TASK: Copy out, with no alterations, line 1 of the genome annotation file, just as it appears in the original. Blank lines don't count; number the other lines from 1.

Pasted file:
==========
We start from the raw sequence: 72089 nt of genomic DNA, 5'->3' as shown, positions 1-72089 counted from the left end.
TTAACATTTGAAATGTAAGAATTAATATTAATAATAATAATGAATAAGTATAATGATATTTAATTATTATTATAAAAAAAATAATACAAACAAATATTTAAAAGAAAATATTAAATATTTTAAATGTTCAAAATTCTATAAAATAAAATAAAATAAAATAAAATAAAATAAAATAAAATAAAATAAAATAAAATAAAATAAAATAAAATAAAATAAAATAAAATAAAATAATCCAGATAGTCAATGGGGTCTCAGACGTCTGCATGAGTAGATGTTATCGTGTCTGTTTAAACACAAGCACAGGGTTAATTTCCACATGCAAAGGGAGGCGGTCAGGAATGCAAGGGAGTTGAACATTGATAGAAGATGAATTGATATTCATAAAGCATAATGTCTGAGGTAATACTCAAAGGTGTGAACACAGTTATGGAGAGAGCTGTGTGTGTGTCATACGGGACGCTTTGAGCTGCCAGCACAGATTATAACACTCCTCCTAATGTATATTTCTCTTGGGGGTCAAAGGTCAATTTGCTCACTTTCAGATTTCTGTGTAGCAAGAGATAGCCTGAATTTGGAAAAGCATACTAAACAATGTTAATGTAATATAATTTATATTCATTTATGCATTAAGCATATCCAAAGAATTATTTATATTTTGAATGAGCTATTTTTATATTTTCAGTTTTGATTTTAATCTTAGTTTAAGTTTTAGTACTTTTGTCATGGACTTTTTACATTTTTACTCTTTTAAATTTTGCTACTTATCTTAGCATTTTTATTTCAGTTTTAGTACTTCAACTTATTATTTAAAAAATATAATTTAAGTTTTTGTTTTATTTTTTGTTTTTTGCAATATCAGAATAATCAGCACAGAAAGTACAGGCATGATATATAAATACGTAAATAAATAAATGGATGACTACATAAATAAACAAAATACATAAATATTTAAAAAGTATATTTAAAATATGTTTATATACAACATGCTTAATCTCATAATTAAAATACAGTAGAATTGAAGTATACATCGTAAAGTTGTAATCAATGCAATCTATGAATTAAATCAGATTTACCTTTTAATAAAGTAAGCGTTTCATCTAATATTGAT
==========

We start from the raw sequence: 72089 nt of genomic DNA, 5'->3' as shown, positions 1-72089 counted from the left end.